"Krantz, Iwamoto and Farson [1946] fed a basic diet with 0.5 per cent acetylsalicylic acid or 0.2 to 0.5 per cent acetyl-5-bromosalicylic acid to rats for 8 weeks and measured their growth. In the animals given the acetylsalicylic acid there was no retardation of growth, while in those receiving acetyl-5-bromosalicylic acid there was virtually no growth."

Acetylsalicylic acid is, of course, aspirin. See any modern dictionary and Bayer Co., Inc. v. United Drug Co., 2 Cir., 272 F. 505, 11 T.M.Rep. 178. Although aspirin is practically our national drug, it does not appear from anything of record that its use as a growth promoter for any animal, human or otherwise, has ever been even suggested. As for the reference, we are in complete agreement with the appellant, whose brief states:

"It seems pretty clear that the Gross reference stands for, and suggests, only one thing as far as the present case goes. That is, that feeding aspirin to children and rats over prolonged periods does not interfere with or retard growth of these two species of animals. As far as aspirin goes, this is the only teaching that can be derived from the reference."

The Patent Office Solicitor attempts to make no more of it. He says:

"Gross refers, on page 123 of a book entitled `The Salicylates' (R-19), to the effect of aspirin on growth and states that Krantz et al. fed a basic diet with 0.5% acetylsalicylic acid to rats for 8 weeks and found no retardation of growth."

And that is all he says.

Our reaction to the disclosure of the sole reference is that anyone reading it would extract from it only the impression that aspirin in reasonable or practical dosages has no affect whatever on animal growth. To anyone interested in finding a drug for inducing weight increase, we would say that the reference definitely "teaches away from" the use of aspirin for that purpose.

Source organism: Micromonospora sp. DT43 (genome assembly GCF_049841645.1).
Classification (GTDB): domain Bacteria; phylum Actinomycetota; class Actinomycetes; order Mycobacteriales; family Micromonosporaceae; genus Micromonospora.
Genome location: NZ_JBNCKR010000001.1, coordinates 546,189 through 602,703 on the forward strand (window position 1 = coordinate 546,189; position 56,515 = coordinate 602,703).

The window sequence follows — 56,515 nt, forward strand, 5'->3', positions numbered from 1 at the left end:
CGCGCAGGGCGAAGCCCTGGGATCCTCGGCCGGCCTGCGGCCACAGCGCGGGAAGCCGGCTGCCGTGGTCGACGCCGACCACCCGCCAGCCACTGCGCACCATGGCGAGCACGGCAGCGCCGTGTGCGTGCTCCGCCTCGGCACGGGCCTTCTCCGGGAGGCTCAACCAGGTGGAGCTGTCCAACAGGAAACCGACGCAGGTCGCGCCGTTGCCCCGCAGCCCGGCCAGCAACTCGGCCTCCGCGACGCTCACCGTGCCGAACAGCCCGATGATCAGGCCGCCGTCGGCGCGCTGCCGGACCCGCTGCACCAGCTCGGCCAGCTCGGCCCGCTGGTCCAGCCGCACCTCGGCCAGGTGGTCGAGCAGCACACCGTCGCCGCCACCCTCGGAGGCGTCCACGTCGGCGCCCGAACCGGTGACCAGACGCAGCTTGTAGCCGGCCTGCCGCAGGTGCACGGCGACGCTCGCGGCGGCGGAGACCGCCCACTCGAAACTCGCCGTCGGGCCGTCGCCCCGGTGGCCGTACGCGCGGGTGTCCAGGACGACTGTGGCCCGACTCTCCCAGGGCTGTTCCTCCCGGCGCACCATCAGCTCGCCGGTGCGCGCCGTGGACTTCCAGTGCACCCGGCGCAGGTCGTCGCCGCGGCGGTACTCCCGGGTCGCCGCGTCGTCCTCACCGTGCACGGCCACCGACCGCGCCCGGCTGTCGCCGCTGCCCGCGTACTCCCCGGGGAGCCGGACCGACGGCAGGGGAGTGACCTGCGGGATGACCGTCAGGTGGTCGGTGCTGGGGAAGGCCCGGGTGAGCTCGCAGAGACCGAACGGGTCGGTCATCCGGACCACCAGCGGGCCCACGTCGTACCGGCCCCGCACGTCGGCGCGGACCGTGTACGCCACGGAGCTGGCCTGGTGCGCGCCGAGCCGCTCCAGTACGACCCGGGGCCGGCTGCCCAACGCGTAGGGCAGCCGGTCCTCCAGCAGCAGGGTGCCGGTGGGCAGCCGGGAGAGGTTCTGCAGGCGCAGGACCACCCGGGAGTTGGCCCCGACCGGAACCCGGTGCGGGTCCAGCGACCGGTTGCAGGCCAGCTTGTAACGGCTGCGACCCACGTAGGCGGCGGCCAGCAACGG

The Rejection

The solicitor's brief does not include a concise statement of the ground of rejection, which would have been desirable. At least it would have been desirable to include a statement of agreement or disagreement with what appellant says about it.

Appellant's brief, however, totally fails to state clearly what the ground of rejection is and so intertwines "suggestions" as to what the examiner did with argument as to obfuscate the situation.

At the very least, a brief should come to grips with the issue at the outset by presenting a concise statement of what it is that was done by the tribunal below that appellant wishes us to undo. If appellant fails to do it, the appellee should. See Rule 27(3) (a) of this court. This function is not best performed by repeating verbatim, as was here done, two pages of "reasons of appeal," written long before the brief, including the usual generalized statements of error and otherwise couched in the usual repetitious terminology. In fact, in complying with our Rule 27(3) (b), it is generally preferable to us and leads to better briefs to include in the brief "Such of the errors as shall be relied upon" by merely referring to those relied on as they appear in the record, already printed.